Major depressive disorder (“MDD”) is a chronic condition characterized by sadness and loss of pleasure. MDD is a leading cause of disability (WHO, 2020), and costs the Canadian economy billions each year (CAMH, 2021; CASHC, 2016). In 2016, the Canadian Network for Mood and Anxiety Treatment recognized exercise as a first-line treatment for MDD. This statement should have revolutionized care: not only does exercise reduce symptoms, but it also improves health and quality of life. However, the past five years have seen little progress in “mainstreaming” exercise as a treatment option. This means patients are being denied access to a safe and effective treatment.
We are left with a question: How can we get more people with MDD more active more often?
The purpose of my postdoctoral fellowship is to answer this question. I will oversee a program of research that examines how British Columbia’s public health system can provide exercise as a treatment for MDD. I will investigate barriers to uptake; strategies to overcome barriers; and engage in program development and evaluation. This research will be conducted in collaboration with patients, healthcare providers, and communities to ensure it is feasible, relevant, and sustainable.
Multiple sclerosis (MS) likely begins years before the first neurological symptom by a set of not-clearly defined, subtle symptoms, leading patients to increasingly seek medical attention years before diagnosis. Some may even require psychiatric care during this period. This phase of the disease is known as the MS prodrome. Our plan is to better characterize psychiatric healthcare encounters during this phase of the disease by analyzing anonymized and linked administrative health data that is generated whenever an individual visits a doctor, is admitted to a hospital, or fills a prescription at a pharmacy. We aim to specifically look at any visits resulting in a diagnosis of depression, anxiety, or bipolar disorder by a physician, any visits to psychiatrists, and also look at prescriptions filled for medications, such as antidepressants. These ‘psychiatric data’ generated during the five years before patients’ first MS symptom will be explored and compared to that of individuals from the general population. We believe that advancing our understanding of the MS prodrome may help us identify patients sooner in their disease course, allowing for earlier treatment, and eventually prevent disease progression.
Healthcare professionals account for the largest sector of government employees in Canada and report more than twice as much high work stress and greater depression than the average employed Canadian. Due to the current pandemic, healthcare professionals are now reporting an increase in their depression, anxiety, and distress linked to their risk of becoming infected with COVID-19, quarantine and isolation, and being separated from their families. The stress faced by healthcare professionals should be cause for concern among our public health organizations, as stress has serious health consequences for healthcare workers, including medical errors, depression, burnout, absenteeism, and premature mortality. I am proposing to conduct a randomised trial of an aerobic exercise mobile app intervention (yoga and whole body weight-based training) that requires little physical space or equipment and is easily completed at home or in a small office, to improve healthcare professionals’ psychological distress and wellbeing. This work is expected to provide a feasible, engaging, and accessible solution to implement in every medical setting that will improve work stress, health, and quality of life among Canadian healthcare professionals.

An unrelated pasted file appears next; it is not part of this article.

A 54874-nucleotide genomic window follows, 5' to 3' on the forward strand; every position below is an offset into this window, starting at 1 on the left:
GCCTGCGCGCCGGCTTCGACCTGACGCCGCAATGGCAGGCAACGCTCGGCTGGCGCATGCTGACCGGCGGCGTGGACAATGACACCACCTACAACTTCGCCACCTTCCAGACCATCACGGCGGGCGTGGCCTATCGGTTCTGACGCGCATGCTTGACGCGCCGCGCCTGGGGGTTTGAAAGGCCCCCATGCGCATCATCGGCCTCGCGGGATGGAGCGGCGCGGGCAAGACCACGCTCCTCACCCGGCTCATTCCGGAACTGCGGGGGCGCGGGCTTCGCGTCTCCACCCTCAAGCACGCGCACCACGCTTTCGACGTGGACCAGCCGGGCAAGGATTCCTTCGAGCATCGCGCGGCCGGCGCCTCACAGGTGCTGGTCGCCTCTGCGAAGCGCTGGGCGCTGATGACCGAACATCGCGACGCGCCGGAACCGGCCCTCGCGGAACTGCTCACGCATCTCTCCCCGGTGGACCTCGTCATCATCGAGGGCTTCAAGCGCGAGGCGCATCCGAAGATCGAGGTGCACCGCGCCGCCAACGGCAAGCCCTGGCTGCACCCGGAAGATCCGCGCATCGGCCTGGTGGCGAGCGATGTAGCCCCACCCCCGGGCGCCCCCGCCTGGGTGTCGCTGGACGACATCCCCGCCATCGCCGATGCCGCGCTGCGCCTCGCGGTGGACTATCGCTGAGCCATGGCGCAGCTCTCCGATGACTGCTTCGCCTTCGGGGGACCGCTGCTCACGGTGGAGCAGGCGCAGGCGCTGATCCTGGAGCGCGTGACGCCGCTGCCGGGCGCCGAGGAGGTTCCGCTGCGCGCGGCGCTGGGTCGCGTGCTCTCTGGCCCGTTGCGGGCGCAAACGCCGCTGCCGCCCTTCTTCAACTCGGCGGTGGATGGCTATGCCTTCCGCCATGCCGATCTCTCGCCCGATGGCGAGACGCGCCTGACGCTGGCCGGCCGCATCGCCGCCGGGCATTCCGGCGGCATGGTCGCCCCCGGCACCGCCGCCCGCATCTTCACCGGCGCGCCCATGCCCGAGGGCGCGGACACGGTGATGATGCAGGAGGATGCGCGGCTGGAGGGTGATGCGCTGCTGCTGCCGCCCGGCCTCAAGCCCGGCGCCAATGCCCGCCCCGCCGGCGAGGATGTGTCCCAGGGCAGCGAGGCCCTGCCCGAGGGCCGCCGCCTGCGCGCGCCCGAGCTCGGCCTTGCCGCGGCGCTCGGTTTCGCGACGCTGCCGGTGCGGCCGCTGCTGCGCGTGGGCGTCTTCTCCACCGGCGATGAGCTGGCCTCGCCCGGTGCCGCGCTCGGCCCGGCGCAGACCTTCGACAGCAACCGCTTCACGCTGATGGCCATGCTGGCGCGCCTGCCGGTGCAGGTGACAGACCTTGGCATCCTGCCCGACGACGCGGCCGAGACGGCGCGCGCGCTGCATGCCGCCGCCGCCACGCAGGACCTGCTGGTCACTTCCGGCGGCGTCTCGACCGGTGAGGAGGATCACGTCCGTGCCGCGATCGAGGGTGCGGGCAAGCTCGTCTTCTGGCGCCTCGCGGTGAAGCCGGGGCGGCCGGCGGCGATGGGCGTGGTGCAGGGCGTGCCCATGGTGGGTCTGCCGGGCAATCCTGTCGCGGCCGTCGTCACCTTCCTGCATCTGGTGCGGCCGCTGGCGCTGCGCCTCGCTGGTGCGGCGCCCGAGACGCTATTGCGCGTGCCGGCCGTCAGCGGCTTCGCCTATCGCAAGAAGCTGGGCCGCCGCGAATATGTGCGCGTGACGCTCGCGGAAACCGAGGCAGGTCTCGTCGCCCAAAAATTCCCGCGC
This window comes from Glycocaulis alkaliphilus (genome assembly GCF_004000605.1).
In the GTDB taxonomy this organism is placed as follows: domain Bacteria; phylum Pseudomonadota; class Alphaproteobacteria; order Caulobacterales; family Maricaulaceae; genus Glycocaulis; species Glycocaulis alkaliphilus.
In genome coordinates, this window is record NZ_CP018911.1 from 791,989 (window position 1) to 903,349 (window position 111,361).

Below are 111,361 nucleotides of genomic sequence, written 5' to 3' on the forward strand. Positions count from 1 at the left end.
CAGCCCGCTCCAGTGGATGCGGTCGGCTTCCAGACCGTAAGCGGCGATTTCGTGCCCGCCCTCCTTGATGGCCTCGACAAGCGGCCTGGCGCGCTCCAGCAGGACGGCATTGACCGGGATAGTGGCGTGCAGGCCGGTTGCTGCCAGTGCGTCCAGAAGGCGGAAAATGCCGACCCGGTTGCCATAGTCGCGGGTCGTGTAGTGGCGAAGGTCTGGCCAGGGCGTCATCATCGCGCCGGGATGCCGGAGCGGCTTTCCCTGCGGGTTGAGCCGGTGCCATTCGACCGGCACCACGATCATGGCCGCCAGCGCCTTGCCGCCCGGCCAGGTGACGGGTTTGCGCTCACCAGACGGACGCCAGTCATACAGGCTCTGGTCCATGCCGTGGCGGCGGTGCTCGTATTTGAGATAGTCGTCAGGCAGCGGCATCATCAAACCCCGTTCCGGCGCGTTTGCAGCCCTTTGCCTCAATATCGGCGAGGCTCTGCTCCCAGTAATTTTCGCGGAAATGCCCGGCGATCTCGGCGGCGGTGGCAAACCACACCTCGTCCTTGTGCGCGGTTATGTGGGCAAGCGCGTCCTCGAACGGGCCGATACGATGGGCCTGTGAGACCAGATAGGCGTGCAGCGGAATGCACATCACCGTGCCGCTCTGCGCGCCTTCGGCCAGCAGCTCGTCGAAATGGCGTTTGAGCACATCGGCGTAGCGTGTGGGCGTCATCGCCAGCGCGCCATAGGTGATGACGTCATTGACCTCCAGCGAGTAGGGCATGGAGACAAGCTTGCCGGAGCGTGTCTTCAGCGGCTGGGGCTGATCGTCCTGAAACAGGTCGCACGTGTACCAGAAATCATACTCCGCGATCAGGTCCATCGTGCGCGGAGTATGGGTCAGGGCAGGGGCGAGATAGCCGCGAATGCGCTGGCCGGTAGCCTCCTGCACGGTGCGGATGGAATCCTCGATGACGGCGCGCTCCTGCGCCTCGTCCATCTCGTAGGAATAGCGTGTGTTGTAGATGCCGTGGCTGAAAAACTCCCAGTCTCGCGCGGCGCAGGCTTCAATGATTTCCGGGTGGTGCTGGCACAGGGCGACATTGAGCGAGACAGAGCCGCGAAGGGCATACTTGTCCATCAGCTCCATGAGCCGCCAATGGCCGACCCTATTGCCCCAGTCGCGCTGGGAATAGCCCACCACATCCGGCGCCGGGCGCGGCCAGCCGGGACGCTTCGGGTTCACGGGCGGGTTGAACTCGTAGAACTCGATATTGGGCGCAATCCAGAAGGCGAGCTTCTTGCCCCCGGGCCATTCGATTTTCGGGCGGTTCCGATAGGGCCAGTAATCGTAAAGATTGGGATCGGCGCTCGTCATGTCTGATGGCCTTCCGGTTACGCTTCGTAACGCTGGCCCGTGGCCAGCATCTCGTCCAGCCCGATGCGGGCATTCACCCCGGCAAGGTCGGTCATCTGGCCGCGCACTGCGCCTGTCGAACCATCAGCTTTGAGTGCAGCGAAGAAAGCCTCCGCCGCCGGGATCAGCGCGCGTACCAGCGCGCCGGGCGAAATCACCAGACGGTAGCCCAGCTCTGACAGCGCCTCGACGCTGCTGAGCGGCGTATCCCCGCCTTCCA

Kidney disease affects 1 in 10 Canadians with an estimated cost of over $2 billion per year. Transplantation is the treatment of choice for kidney failure, but unfortunately approximately 30% of kidney transplants are lost to severe immune rejection. This leads to approximately 500 Canadians losing their transplant every year and returning to dialysis. These patients have a four-fold increased risk of death, decreased quality-of-life, and a cost of up to $1 million each to the healthcare system over their remaining life. Despite improvements in transplant care, there are still no proven methods to detect early immune rejection. Our goal is to develop a new minimally invasive blood-based test to monitor the immune system of transplant patients to detect immune rejection before kidney damage happens. This would allow transplant doctors to intervene early with powerful immune regulating medications and prevent irreversible damage to the transplant kidney. Our approach would not only benefit patients and their families with improvement in survival, quality of life, caregiver burden, and personal health expenses, but also the healthcare system, with reduced costs related to dialysis, re-transplantation, and improved organ availability.
Major Depressive Disorder is common and debilitating. Individuals with depression show biases toward negative, and away from positive, information– referred to as cognitive control biases. These lead to difficulty regulating emotions, unhealthy biological responses to stress, and ultimately, greater depression. Cognitive control biases are not adequately treated by current therapies. The objective of this clinical trial is (1) to test the effectiveness of a new cognitive control intervention (CCI) for depression and (2) to understand how it works. Participants will be assigned to a 4-week CCI group or a control group. Cognitive control biases, emotion regulation, and depression will be measured before and after CCI and 6 months later, and biomarkers of stress will be collected post-CCI. I predict that the CCI group will show improved cognitive control biases and emotion regulation, healthier biomarkers of stress, greater decreases in depression, and higher remission rates after CCI. Changes in cognitive control biases, emotion regulation, and biomarkers are expected to account for outcomes. CCI has the potential to be an accessible, virtual alternative to current therapies, and findings will inform our understanding of depression.